Have you ever been peeling an orange for breakfast and how far that piece of fruit had to travel on the interstate to get to you? If you did, then you would realize the interstate has quite a lot to do with transporting your humble orange and, in fact, most of the food you eat. The interstate is to the food industry what conveyor belts are to tire recycling.

Conveyor belts play a pivotal role in tire recycling. While compared to other waste tires recycling equipment like primary shredders and crumb rubber equipment, they might seem secondary. But without them, none of the other equipment would process any tires. To keep your plant up and running, you would have to hire teams of people to undertake an enormous amount of strenuous manual labor moving whole tires and tire shreds from one machine to another.

A Brief History of Conveyor Belts

Conveyor belts were invented at the start of the 20th century and since then have become a symbol of the industrial age and the modern factory. While many people created conveyor-like systems, Google (and historians) give most of the credit to Thomas Robbins.

Back in 1901, before tire recycling was not on the radar, steel manufacturers and coal miners were the first significant businesses to use conveyor belts. During the second world war, these belts, along with many other industrial technologies, were crucial to the war efforts and have remained an integral part of modern manufacturing.

Conveyor Belts and Recycling

Now, we are cleaning up many of the environmental missteps of the 20th century. Among those are an overabundance of rubber tires and lack of adequate recycling facilities. If you are considering starting a tire recycling plant or upgrading a current system, the conveyor belts you use are certain to either help or hinder your processing plant. It’s worth understanding all the different kinds of conveyors available to you in this situation.

1. Belt Conveyors

These conveyors use a continuously moving belt to transport materials from one point to another. They are like a conveyor belt at a grocery store checkout, carrying items along a fixed path. Belt conveyors are easy to install and require minimal maintenance, making them popular. They are capable of handling a variety of materials, including shredded tires and rubber mulch. However, they can be expensive and require frequent part replacements as the belts wear out.

2. Screw Conveyors

These conveyors use a rotating screw to move materials along a fixed path. They are like giant corkscrews, carrying materials in a circular motion. Screw conveyors are suitable for transporting shredded tires and other recyclable materials. They are relatively low maintenance, last for years, and keep the product neat and organized as it passes from one machine to another. However, installing them can be expensive, and they require regular cleaning to prevent clogs.

3. Magnetic Conveyors

These conveyors use magnets to move materials. They are commonly used to separate steel wires from shredded tires. The magnets attract the steel wires, making removing them from the nonmagnetic shredded tires easy. Magnetic conveyors require little maintenance and can transport a variety of materials. Many tire recyclers see magnetic conveyors as a necessary piece of tire recycling equipment. Their only downside is that they can be pricey.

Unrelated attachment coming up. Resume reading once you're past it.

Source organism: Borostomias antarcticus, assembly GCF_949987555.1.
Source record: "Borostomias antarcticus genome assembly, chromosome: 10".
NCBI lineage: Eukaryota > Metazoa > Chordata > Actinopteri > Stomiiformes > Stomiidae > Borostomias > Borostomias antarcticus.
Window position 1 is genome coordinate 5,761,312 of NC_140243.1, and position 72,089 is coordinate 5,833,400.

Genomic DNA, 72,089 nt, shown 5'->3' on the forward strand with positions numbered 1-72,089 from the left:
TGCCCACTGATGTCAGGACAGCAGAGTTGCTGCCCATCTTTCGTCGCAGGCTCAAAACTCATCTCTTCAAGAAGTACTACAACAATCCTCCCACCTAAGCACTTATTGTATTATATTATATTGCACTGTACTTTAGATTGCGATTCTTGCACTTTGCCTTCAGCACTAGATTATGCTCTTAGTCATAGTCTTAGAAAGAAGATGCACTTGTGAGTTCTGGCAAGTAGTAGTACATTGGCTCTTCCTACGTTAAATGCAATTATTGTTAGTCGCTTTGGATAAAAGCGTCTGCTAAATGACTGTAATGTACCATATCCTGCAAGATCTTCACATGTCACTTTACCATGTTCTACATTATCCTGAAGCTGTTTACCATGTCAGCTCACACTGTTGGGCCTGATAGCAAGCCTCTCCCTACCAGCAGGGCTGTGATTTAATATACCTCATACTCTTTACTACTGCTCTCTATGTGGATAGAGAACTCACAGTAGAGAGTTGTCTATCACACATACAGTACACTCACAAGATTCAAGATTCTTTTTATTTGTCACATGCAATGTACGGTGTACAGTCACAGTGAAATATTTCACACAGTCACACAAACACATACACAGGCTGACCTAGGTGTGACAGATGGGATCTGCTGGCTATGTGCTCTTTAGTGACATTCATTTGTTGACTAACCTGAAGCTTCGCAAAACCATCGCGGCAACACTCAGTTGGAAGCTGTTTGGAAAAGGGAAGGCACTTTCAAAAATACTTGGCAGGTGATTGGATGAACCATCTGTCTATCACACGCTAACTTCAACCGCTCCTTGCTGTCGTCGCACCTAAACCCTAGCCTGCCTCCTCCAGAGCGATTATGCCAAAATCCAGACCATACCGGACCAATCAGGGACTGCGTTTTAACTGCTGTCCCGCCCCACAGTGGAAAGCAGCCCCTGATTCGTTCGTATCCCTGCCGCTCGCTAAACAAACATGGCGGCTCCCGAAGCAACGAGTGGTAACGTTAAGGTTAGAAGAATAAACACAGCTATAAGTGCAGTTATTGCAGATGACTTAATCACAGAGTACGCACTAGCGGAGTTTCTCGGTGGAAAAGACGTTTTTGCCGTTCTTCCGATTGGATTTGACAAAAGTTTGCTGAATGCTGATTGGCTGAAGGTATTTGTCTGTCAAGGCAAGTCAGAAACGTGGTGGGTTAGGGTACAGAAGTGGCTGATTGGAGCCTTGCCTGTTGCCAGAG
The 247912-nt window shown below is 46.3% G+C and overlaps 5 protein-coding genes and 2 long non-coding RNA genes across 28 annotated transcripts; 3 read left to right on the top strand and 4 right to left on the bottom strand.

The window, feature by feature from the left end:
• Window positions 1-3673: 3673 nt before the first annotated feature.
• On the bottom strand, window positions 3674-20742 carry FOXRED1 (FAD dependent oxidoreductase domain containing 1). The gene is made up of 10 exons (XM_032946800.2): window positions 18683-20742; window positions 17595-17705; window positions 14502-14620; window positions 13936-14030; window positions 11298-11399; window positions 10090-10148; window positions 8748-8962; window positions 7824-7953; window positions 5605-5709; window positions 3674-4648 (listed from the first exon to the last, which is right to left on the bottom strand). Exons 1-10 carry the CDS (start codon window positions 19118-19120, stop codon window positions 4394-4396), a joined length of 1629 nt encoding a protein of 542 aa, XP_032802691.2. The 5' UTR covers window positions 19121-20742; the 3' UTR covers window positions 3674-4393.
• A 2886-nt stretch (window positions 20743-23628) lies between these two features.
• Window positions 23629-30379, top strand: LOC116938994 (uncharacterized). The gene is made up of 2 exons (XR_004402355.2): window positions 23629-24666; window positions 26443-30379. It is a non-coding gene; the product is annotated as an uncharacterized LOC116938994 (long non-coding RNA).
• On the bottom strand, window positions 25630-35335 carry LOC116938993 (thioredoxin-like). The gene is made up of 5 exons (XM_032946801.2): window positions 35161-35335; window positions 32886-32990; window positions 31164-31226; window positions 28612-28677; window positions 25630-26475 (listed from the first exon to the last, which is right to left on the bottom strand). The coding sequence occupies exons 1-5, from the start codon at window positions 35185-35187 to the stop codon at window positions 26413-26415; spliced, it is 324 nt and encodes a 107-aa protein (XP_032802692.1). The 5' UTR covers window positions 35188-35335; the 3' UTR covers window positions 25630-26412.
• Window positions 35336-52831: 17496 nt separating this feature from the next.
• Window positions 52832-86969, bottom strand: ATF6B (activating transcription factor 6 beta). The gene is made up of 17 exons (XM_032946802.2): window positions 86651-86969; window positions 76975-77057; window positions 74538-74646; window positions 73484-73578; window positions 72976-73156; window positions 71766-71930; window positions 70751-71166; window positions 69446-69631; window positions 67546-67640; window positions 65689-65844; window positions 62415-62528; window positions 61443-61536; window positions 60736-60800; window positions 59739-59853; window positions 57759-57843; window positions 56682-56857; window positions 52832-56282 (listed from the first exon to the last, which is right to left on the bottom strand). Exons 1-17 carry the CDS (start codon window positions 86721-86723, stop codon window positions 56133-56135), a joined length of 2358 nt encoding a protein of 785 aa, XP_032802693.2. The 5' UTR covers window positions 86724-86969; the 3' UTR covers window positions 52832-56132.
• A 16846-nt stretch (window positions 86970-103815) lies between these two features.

4. Vibrating Conveyors

These conveyors use vibrations to move materials along a fixed path. They are like a giant tuning fork or maybe the bristles of your electric toothbrush, vibrating materials along the conveyor. Vibrating conveyors are often used to separate larger shreds from smaller pieces in rubber mulch. They are relatively low maintenance, but they can be noisy and messier than other types of conveyors. If you market rubber powder or mulch based on the size of the grains, then vibrating conveyors can be rough filters.

5. Pneumatic Conveyors

These conveyors use air pressure to move materials along a fixed path. They are like huge vacuum cleaners transporting materials through a network of pipes. Pneumatic conveyors work quickly and effectively to transport shredded tires and rubber mulch. They are relatively low maintenance and can handle a wide range of materials. Compared to classical belt conveyors, they can be expensive to install. They can allow for much more complicated plant designs.

6. Chain Conveyors

These conveyors use chains to move materials along a fixed path. Imagine a giant bike chain carrying materials between two sites. Chain conveyors are ideal for transporting shredded tires and rubber mulch. They are relatively low maintenance but still need regular lubrication and cleaning.

7. Roller Conveyors

These conveyors use rollers to move materials along a fixed path. They are like an airport security checkpoint conveyor, moving materials along a fixed route on rollers. Roller conveyors are good at transporting whole tires but are less effective for rubber powder and other processed products since they generally have gaps between rollers.

So there you have it, the full assembly of conveyor systems in common usage in tire recycling facilities and other manufacturing buildings around the globe. The one that works best for your plant will depend on the type of material you are transporting and the path it takes. Conveyor belts are the glue that makes tire recycling a viable business venture. They are the backbone of the industrial revolution and are now the un-applauded heroes of the recycling epoch.